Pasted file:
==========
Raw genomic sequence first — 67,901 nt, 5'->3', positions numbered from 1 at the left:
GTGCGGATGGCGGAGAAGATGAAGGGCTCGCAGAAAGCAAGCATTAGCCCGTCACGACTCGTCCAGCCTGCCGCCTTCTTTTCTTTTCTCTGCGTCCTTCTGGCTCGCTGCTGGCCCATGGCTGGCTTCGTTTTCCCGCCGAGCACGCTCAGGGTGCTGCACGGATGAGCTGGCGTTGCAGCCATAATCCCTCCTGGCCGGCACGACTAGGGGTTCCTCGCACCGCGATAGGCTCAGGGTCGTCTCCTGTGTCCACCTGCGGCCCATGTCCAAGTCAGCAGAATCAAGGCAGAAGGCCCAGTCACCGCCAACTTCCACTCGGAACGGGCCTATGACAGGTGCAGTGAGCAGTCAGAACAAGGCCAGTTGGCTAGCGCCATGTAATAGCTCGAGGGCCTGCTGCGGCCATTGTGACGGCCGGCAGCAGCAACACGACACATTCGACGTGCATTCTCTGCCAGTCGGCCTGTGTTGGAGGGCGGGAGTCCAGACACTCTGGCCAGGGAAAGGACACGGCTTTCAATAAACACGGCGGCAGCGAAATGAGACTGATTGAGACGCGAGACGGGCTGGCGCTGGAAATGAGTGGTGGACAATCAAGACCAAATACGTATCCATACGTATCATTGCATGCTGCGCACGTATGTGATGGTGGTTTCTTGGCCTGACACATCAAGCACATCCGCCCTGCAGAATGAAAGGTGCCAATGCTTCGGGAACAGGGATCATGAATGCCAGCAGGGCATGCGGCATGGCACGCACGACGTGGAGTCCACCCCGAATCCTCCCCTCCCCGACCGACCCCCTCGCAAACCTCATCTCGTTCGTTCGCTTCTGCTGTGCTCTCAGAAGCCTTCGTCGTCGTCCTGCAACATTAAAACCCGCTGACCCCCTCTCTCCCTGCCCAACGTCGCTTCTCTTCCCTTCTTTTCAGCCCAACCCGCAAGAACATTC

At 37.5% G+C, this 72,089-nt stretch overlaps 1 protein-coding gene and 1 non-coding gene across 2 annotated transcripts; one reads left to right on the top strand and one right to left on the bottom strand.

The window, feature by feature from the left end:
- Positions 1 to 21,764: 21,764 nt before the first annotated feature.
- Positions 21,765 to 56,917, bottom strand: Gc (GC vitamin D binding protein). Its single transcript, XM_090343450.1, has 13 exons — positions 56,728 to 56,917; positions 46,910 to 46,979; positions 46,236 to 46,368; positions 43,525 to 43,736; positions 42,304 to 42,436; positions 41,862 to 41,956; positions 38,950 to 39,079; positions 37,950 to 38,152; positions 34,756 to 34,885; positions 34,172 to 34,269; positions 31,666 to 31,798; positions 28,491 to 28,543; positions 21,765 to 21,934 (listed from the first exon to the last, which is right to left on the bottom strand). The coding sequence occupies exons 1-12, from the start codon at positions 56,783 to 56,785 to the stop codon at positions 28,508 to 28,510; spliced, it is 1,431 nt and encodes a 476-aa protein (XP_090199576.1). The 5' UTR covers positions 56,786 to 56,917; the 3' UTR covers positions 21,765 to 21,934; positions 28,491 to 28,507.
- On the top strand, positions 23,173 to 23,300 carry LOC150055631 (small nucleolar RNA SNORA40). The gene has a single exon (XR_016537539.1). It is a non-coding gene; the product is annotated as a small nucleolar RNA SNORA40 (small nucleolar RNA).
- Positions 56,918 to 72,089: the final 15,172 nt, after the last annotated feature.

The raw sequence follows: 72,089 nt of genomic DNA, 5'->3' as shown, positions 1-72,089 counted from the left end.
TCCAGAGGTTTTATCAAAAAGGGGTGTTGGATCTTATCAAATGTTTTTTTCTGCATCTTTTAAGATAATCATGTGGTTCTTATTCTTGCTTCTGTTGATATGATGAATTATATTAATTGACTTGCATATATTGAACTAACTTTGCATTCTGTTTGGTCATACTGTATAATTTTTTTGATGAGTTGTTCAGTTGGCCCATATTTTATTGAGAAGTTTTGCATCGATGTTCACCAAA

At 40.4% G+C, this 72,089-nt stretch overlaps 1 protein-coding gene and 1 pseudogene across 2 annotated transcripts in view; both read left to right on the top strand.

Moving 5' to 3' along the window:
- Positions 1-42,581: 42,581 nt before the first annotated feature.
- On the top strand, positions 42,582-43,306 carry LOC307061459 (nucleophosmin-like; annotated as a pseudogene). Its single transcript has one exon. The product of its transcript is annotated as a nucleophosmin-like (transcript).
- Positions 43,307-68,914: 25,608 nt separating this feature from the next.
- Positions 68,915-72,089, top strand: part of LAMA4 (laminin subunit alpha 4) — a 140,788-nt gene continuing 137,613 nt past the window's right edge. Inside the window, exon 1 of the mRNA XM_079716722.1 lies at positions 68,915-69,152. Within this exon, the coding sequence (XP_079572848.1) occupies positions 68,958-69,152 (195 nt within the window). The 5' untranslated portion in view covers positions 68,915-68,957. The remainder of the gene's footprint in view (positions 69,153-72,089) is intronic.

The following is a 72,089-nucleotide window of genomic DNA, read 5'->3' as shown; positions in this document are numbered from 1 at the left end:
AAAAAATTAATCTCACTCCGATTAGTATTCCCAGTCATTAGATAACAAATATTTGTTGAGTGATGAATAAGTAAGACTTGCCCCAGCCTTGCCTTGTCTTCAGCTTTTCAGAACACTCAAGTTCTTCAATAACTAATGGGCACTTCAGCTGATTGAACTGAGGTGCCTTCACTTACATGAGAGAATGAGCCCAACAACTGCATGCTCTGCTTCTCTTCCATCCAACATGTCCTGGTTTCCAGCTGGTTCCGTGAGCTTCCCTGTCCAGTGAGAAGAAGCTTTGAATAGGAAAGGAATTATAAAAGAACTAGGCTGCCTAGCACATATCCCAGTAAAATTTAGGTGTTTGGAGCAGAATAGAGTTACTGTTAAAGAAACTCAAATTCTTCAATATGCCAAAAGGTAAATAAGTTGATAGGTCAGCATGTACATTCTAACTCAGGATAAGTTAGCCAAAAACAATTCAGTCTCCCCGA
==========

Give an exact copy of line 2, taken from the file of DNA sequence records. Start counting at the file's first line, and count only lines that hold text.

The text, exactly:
GTGCGGATGGCGGAGAAGATGAAGGGCTCGCAGAAAGCAAGCATTAGCCCGTCACGACTCGTCCAGCCTGCCGCCTTCTTTTCTTTTCTCTGCGTCCTTCTGGCTCGCTGCTGGCCCATGGCTGGCTTCGTTTTCCCGCCGAGCACGCTCAGGGTGCTGCACGGATGAGCTGGCGTTGCAGCCATAATCCCTCCTGGCCGGCACGACTAGGGGTTCCTCGCACCGCGATAGGCTCAGGGTCGTCTCCTGTGTCCACCTGCGGCCCATGTCCAAGTCAGCAGAATCAAGGCAGAAGGCCCAGTCACCGCCAACTTCCACTCGGAACGGGCCTATGACAGGTGCAGTGAGCAGTCAGAACAAGGCCAGTTGGCTAGCGCCATGTAATAGCTCGAGGGCCTGCTGCGGCCATTGTGACGGCCGGCAGCAGCAACACGACACATTCGACGTGCATTCTCTGCCAGTCGGCCTGTGTTGGAGGGCGGGAGTCCAGACACTCTGGCCAGGGAAAGGACACGGCTTTCAATAAACACGGCGGCAGCGAAATGAGACTGATTGAGACGCGAGACGGGCTGGCGCTGGAAATGAGTGGTGGACAATCAAGACCAAATACGTATCCATACGTATCATTGCATGCTGCGCACGTATGTGATGGTGGTTTCTTGGCCTGACACATCAAGCACATCCGCCCTGCAGAATGAAAGGTGCCAATGCTTCGGGAACAGGGATCATGAATGCCAGCAGGGCATGCGGCATGGCACGCACGACGTGGAGTCCACCCCGAATCCTCCCCTCCCCGACCGACCCCCTCGCAAACCTCATCTCGTTCGTTCGCTTCTGCTGTGCTCTCAGAAGCCTTCGTCGTCGTCCTGCAACATTAAAACCCGCTGACCCCCTCTCTCCCTGCCCAACGTCGCTTCTCTTCCCTTCTTTTCAGCCCAACCCGCAAGAACATTC